In all honesty, I don’t usually add any extra sugar to my balsamic reduction. I find that when it’s reduced it becomes abundantly sweet on its own. I am used to things on the less-sweet side, so if you have more of a sweet tooth, if you want this to be even more sticky sweet, you’d may like to make a sweeter balsamic glaze, you can definitely add 1-2 tablespoons of honey or maple syrup or sugar to the pot with the balsamic vinegar. Then reduce it as mentioned at Balsamic reduction recipe.
It’s up to you if you’d like to add a sweetener. Though I’d recommend trying this Balsamic Reduction Fast2eat without the sweetener at least on your first try.
The flavour is intense and should be used as a drizzle.
Some of my favourite ways to serve are with gorgonzola cheese and green onions on pasta or portobello mushrooms, on grilled vegetables, such as beets and carrots, with salmon, chicken, steak, or pork, or as a dressing on salad with toasted nuts, caprese salads; thick slices of bruschetta; thin-crust pizza; dried cranberries or fresh juicy summer berries; such as strawberries or even on vanilla ice cream. It’s also the perfect addition to a cheese plate.
- 1 cup Balsamic vinegar - Yield about 1/4 cup*
- 1-2 tbsp Honey - (a sweetener of your choice. Honey, maple syrup, molasses, brown sugar, granulated sugar, Agave syrup (aka agave nectar) are good choices)
Instacart is available in the US only at the moment.
- Pour balsamic vinegar and any sweetener of your choice: Honey, maple syrup, molasses, brown sugar, granulated sugar, Agave syrup (aka agave nectar) into a small saucepan and bring to a boil over medium-high heat, stirring constantly until sugar has dissolved.
- Once bubbling, reduce heat to low and continue to simmer and let simmer for about 10-15 minutes until vinegar has reduced by about half and thickened*. Stir occasionally. Be sure to keep an eye on it to make sure it's not boiling rapidly because it can burn... just a low simmer is perfect.
- Glaze should coat the back of a spoon.
- As soon as the balsamic reduction reaches the consistency and concentration level that you prefer, remove it from the heat, and let it cool down for at least 10 minutes to serve. Once allowed to sit, and cool the flavour will become more complex,.
- Remember that the sauce will continue to thicken slightly as it cools. If you accidentally over cook it and it starts to harden, you can just reheat over low with a little bit of water or additional balsamic vinegar to thin it back down. Mix it well and it should fix the consistency.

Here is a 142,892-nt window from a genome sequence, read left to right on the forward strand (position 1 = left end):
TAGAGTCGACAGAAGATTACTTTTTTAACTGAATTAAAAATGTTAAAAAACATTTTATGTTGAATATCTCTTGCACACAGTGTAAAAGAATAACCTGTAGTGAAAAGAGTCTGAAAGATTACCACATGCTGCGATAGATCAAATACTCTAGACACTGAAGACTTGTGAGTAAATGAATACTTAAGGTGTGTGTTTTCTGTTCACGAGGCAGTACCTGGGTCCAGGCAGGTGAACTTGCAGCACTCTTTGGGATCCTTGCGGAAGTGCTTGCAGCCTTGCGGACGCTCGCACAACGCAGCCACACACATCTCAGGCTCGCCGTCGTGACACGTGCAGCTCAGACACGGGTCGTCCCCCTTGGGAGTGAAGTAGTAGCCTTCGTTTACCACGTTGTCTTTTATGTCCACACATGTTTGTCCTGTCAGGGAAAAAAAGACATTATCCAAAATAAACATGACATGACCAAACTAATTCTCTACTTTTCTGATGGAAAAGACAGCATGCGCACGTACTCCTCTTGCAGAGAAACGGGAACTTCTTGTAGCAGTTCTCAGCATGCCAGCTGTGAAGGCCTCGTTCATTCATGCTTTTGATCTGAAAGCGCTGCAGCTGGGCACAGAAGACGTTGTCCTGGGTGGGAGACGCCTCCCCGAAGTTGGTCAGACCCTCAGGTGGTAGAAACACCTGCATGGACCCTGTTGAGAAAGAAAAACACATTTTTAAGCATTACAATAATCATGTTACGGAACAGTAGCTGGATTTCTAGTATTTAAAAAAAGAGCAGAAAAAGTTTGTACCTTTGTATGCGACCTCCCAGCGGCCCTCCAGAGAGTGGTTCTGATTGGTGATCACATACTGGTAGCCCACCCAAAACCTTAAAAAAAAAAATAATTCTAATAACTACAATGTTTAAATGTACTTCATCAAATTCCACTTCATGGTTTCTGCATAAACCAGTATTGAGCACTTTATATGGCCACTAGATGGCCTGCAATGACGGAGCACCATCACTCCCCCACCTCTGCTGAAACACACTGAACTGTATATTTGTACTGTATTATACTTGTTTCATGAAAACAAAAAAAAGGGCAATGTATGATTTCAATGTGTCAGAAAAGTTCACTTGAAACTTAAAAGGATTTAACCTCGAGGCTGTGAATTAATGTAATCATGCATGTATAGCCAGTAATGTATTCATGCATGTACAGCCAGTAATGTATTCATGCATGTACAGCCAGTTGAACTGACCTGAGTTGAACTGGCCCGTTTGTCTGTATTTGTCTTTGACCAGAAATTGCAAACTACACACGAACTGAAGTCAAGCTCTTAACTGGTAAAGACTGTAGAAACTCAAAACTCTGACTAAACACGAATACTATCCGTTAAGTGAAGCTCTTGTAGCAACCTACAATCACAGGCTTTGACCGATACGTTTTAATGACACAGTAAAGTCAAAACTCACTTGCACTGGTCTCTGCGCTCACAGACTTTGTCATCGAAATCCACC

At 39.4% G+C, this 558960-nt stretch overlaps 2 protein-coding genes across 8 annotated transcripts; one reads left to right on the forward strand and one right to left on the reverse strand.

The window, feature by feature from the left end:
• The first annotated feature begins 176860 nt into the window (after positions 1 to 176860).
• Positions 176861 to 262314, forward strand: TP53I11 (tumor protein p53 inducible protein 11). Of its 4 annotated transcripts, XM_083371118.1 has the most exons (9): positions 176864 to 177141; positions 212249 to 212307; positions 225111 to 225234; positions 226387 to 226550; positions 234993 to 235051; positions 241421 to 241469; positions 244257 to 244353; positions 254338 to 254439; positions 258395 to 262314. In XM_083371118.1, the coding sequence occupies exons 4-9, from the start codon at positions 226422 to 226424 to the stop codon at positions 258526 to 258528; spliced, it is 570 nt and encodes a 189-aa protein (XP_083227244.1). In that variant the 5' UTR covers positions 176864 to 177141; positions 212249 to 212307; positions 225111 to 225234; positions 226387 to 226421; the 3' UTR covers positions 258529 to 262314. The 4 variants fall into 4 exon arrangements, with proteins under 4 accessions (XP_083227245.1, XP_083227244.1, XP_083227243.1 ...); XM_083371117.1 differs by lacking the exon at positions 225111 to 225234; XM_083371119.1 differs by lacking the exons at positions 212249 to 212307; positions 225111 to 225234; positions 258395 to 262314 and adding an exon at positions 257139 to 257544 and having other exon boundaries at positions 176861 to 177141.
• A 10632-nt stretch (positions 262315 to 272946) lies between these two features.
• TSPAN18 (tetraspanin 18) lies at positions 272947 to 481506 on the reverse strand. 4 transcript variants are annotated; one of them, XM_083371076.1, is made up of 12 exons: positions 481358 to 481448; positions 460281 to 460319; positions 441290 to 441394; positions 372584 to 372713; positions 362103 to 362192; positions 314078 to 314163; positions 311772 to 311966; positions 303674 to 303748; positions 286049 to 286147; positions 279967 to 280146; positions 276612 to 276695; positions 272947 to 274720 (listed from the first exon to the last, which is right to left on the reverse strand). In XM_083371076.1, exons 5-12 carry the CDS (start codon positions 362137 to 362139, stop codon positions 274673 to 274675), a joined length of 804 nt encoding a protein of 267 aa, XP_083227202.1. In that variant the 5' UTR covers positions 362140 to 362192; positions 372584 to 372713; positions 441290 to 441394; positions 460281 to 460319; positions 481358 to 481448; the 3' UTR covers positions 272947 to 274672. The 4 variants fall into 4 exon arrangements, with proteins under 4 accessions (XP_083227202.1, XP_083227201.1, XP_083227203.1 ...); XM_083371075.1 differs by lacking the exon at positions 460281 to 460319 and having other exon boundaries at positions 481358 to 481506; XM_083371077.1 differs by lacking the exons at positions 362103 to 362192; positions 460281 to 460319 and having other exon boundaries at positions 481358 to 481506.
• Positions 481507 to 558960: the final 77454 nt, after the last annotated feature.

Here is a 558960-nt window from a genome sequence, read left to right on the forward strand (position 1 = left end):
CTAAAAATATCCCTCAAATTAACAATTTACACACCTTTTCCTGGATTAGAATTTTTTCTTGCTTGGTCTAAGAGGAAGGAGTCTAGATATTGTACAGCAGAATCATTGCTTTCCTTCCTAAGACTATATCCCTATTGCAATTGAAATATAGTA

- Use immediately or allow to cool completely and then store in a sealed container in the fridge.
Tips for the best Balsamic reductionWhen boiling balsamic vinegar down into a syrupy essence, you’re throwing a lot of steam and aromas into the atmosphere. It kind of makes your house smell like vinegar while it reduces, but it’s worth it (I love this stuff, I want to pour it on everything!), plus there are worse smells in this world! Remember to turn on the exhaust fan or if you have an outdoor kitchen of some sort — a single burner on your gas grill, for example, or a one-pot propane burner, that’s where I recommend you do it. Or you can just diffuse some essential oils and your house smells fantastic again. You can reduce it by ¼, 1/3 or 1/2, depending on how thick you like it. Just remember that it will continue to thicken as it cools. A neat trick to help you track the reduction process is to visualize where the level of a balsamic reduction will end up in relation to the sides of the pot. Typically, the volume is reduced to one-third or one-quarter of its original volume. So if you’re starting with 1 cup of balsamic vinegar, you’ll end up with 1/4 cup. Pour 1/4 cup of water into the pot you’re using (do NOT mix with balsamic, it is just to have a visual aid to check the level). Now take a chopstick or any other straight object and stick it in the pot. Note the level of water on the chopstick. Then, when you’re reducing the vinegar, you’ll have a visual aid to show you how much more you have to reduce by putting the chopstick in the simmering liquid and noting how high up on the stick it is.